Further, as discussed above, the problem with applying harmless error review to trials on stipulated facts is that the evidence goes unchallenged.  The otherwise properly admitted evidence in this case underscores this problem.  Here, the evidence consisted primarily of the complainant’s statement taken from police reports, which we have traditionally considered to be inherently unreliable, see State v. Greenleaf, 591 N.W.2d 488, 503 (Minn. 1999) (stating that “unsworn, ex parte statements made during police questioning have traditionally been considered inherently untrustworthy”).  The complainant’s statement was not made under oath and was not subject to cross-examination.  Nor did R.J.E. otherwise impeach the statement or have an opportunity to present witnesses on his behalf. 

Based on the concerns that we noted in Miller and Munson, the rationale for permitting trials on stipulated facts, and the rationale underlying review for harmless error, we conclude that harmless error review should not be applied to trials on stipulated facts.  Consequently, we reverse R.J.E.’s adjudication of delinquency and remand for a new hearing.  Because we reverse and remand for a new hearing, it is unnecessary for us to reach R.J.E.’s alternative arguments.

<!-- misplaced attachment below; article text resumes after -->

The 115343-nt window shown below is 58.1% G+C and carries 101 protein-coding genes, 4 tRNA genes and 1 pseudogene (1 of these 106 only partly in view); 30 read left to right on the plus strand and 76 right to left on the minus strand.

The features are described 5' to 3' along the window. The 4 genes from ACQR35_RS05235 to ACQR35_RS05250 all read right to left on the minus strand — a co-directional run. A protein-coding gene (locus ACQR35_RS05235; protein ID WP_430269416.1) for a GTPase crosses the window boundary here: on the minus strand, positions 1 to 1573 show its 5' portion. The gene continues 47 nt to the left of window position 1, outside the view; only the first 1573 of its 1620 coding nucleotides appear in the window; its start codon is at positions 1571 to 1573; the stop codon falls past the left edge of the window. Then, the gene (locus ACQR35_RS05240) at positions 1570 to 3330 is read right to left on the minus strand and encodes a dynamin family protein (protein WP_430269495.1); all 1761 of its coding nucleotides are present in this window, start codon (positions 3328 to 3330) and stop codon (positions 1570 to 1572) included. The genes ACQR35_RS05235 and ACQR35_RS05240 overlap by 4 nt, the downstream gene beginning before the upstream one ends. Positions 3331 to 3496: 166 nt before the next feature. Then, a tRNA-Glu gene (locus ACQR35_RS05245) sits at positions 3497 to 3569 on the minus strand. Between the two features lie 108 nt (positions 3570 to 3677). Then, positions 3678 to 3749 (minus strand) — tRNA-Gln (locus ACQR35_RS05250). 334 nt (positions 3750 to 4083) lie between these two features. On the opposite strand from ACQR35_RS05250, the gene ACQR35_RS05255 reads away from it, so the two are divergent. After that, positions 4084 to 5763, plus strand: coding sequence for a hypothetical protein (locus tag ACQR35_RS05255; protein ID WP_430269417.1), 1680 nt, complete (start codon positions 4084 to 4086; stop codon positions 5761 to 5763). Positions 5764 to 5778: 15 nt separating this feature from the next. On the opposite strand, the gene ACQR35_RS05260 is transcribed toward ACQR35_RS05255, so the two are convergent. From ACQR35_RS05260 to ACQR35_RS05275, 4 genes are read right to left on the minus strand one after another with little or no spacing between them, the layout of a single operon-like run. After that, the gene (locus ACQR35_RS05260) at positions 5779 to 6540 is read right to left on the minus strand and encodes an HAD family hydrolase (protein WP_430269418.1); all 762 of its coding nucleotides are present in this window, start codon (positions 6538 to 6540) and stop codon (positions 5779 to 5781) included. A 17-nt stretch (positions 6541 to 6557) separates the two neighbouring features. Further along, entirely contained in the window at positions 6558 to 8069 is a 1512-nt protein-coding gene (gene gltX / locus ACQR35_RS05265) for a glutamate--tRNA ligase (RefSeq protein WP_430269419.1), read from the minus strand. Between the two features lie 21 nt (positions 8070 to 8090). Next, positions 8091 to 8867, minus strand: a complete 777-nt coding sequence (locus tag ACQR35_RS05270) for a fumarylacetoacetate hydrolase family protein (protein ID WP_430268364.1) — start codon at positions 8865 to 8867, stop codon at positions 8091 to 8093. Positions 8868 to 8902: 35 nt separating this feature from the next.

Reversed and remanded for further proceedings.

[1]          Defendants wishing to obtain appellate review of pretrial decisions to suppress evidence may enter a plea of not guilty, waive the right to a jury trial, and then stipulate to the prosecution’s case.  State v. Lothenbach, 296 N.W.2d. 854, 857 (Minn. 1980).


[2]          The state did not petition for cross-review regarding whether the court of appeals was correct when it held that R.J.E.’s statements should have been suppressed.  Therefore, that issue is not before the court in this appeal.


[3]          With respect to the state’s concerns regarding unlimited interlocutory review of pretrial rulings, we caution prosecutors, in the exercise of their discretion, to agree to proceed with trials on stipulated facts only when the purposes underlying such trials are served.  We also caution trial courts to consider carefully whether the pretrial ruling would indeed be dispositive of the entire case, thereby ensuring that a trial on stipulated facts will serve the interest of judicial economy.